At least with a jury, your lawyer can explain how people have a 1st Amendment right to say whatever they want if they dont threaten others with violence or injury their character.

      There is absolutely no possibility that a federal judge would allow a defense attorney to make this argument to the jury.

    2. The truth is an absolute defense to Defamation

      The prosecution wasn’t for defamation, so this is irrelevant.

  8. Do snitches on bitches have stars upon thars?

  9. “Now it seems to me that, read as broadly as it is written, the statute violates the First Amendment.”

    But is it applied that way? Seems to me that if it requires a finding of actual harm, and not just a theoretical one, that’s what takes it out of the protection of the First Amendment. (the old challenge of dividing speech into “speech” and “action”… which leads to a great deal of debate without much resolution, in most cases.)

  10. This is a terrible anti-free-speech opinion. Its odd logic could easily be used to prosecute any person, including a news commentator, who criticizes any informant even a little, if the informant as a result gets shunned by others.

    The only good thing here is that this is an unpublished opinion, so it won’t be used as binding precedent to suppress future speech.

    1. “Its odd logic could easily be used to prosecute any person, including a news commentator, who criticizes any informant even a little, if the informant as a result gets shunned by others.”

      In your hypothetical, the defendant is not guilty. The scienter element wasn’t met.

  11. The law says “any action”, which could be read to apply to speaking. (In addition to all sorts of things like declining to hire such person, or firing them, or other such things.) But once you read it to apply to speaking, then you get the overbreadth concern. (Yes, I saw defendant waived it on appeal.) Which seems severe.

    So shouldn’t the appropriate thing to do be to, as a matter of constitutional avoidance, read the statute to not apply to retaliation that is speech? Anyone care to explain to me why this reading wouldn’t be permitted or would otherwise be wrong?

Please to post comments


Two Cheers for Pete Buttigieg's Proposal for "Place-Based Visas" for Immigrant Workers

The idea has some flaws, but would be a major improvement over the status quo. It also has much in common with a proposal for state-issued visas promoted by two Republican members of Congress in 2017.


Pete Buttigieg (Jeremy Hogan/Polaris/Newscom).

South Bend, Indiana Mayor and Democratic presidential candidate Pete Buttigieg recently put forward a proposal for "placed based visas" for immigrant workers, based in large part on a similar idea advanced by economists Adam Ozimek, Keenan  Fikri, and John Lettieri (Buttigieg refers to them as "community renewal visas"). Matthew Yglesias of Vox has a helpful summary of the plan, and some of its potential advantages:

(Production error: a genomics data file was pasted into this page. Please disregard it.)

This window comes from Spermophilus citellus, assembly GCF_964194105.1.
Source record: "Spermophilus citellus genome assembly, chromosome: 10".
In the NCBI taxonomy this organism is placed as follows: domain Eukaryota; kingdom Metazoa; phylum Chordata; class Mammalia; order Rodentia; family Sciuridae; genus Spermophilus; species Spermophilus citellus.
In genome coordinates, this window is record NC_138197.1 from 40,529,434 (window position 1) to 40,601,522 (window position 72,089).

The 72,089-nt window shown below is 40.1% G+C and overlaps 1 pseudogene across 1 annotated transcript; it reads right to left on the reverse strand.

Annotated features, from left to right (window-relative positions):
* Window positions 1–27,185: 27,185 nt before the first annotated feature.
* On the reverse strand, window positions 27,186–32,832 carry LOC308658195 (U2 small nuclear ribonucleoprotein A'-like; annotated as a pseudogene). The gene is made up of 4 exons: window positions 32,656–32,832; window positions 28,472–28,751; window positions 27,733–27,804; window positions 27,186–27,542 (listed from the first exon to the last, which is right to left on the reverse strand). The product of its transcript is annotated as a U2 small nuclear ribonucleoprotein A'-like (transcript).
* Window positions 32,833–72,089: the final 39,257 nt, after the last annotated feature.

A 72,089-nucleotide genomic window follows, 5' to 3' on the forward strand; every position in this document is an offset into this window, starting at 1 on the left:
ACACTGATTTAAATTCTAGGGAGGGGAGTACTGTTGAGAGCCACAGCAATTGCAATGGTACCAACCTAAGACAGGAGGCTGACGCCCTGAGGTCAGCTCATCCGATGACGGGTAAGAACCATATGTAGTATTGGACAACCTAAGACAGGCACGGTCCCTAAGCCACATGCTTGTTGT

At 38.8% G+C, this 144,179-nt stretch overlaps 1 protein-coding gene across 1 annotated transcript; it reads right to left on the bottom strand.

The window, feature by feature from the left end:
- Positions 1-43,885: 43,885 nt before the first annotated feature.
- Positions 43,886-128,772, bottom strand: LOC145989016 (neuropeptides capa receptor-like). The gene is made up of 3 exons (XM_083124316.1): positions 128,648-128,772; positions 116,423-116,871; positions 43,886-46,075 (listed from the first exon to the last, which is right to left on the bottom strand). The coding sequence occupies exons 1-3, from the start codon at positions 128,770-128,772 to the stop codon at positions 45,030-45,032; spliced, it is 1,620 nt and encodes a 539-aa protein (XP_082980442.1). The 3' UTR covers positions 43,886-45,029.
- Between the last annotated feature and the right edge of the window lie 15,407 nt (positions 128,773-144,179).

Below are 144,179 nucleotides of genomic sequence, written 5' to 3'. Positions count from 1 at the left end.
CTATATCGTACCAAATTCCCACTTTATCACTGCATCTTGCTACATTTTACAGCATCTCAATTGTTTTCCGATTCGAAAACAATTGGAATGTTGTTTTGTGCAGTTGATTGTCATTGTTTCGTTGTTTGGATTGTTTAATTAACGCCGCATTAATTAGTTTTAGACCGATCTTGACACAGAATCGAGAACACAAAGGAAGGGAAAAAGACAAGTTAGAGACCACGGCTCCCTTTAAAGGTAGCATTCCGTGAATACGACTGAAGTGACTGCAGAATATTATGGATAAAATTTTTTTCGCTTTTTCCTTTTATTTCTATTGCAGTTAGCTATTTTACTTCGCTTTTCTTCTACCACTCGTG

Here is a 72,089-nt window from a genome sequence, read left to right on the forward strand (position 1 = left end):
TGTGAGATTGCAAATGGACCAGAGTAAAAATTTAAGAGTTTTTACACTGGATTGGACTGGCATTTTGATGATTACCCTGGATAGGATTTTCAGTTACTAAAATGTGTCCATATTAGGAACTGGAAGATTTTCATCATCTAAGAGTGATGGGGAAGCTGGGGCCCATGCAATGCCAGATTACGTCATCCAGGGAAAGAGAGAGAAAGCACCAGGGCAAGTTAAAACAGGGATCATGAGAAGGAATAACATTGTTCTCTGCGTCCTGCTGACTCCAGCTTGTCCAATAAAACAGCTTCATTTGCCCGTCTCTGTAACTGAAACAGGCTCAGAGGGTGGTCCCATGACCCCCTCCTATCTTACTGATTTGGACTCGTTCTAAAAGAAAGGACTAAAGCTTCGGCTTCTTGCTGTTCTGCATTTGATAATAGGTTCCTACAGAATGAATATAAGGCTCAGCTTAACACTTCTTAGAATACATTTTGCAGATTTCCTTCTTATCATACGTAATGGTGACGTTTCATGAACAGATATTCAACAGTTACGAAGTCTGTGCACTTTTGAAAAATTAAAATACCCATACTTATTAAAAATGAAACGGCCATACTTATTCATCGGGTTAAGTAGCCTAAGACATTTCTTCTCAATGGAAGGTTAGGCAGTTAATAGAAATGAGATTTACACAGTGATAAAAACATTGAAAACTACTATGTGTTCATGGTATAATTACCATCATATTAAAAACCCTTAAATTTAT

Many struggling American communities are, among other things, losing people. Meanwhile, many millions more people would like to move to the United States of America than the country is prepared to allow in.

Three economists have called for leveraging the latter into a solution for the former, allowing both communities and immigrants to opt into a special program that would allow communities experiencing population loss to issue temporary visas to skilled foreigners that would allow them to live and work in places that want more workers.

The economists, John Lettieri, Kenan Fikri, and Adam Ozimek, call them "heartland visas" or "place-based visas" in their original policy proposal for the Economic Innovation Group think tank. The idea has spread: South Bend, Indiana, mayor and presidential candidate Pete Buttigieg's larger plan for rural America included them under the name Community Renewal Visas, and the US Conference of Mayors endorsed the concept in a resolution passed on a bipartisan basis earlier this summer….

Part of the tragedy of the situation is that in global terms, Akron is one of the very best places in the whole world to live. Declining Midwestern cities tend to have bad weather, but so do thriving Northeastern ones. And while the city's median household income of $36,000 is on the low side for the United States, it compares favorably to what you'd find in Poland, Hungary, Greece, Croatia, or Chile — to say nothing of India, Bangladesh, or Vietnam.

Lots of people, in other words, might jump at the chance to move to Akron if they were given the opportunity. And we know from the lottery for H1-B visas that American companies would like to import many more foreign-born workers with technical skills than they are currently allowed to hire.

Instead of giving work permits to skilled workers that tie them to a specific company, as the US does now, a new category of visas would tie them to a specific place.

A certain number of place-based visas would be allocated to a city — Akron, say — that wants to opt into the program. And then foreigners with skills who want to take a chance on Akron can apply for an Akron Visa. If you live in the specified city for a certain period of time — Buttigieg's implementation sets it at three years — you can convert to a regular green card. The lure of the permanent green card, among other things, is supposed to create a strong incentive to comply with the terms of the program.

The theory is that the presence of a pool of skilled workers in a given city would be a lure for companies to start investing there to hire them. This in turn would have a series of related benefits…

A reasonably large share of Akron visa holders would end up moving elsewhere after their initial three-year stint, especially at first. But it's also the case that people have a tendency to stick around a place once they've put some roots down there. And once an immigrant community is established somewhere, its very existence becomes a draw for other people with similar cultural roots.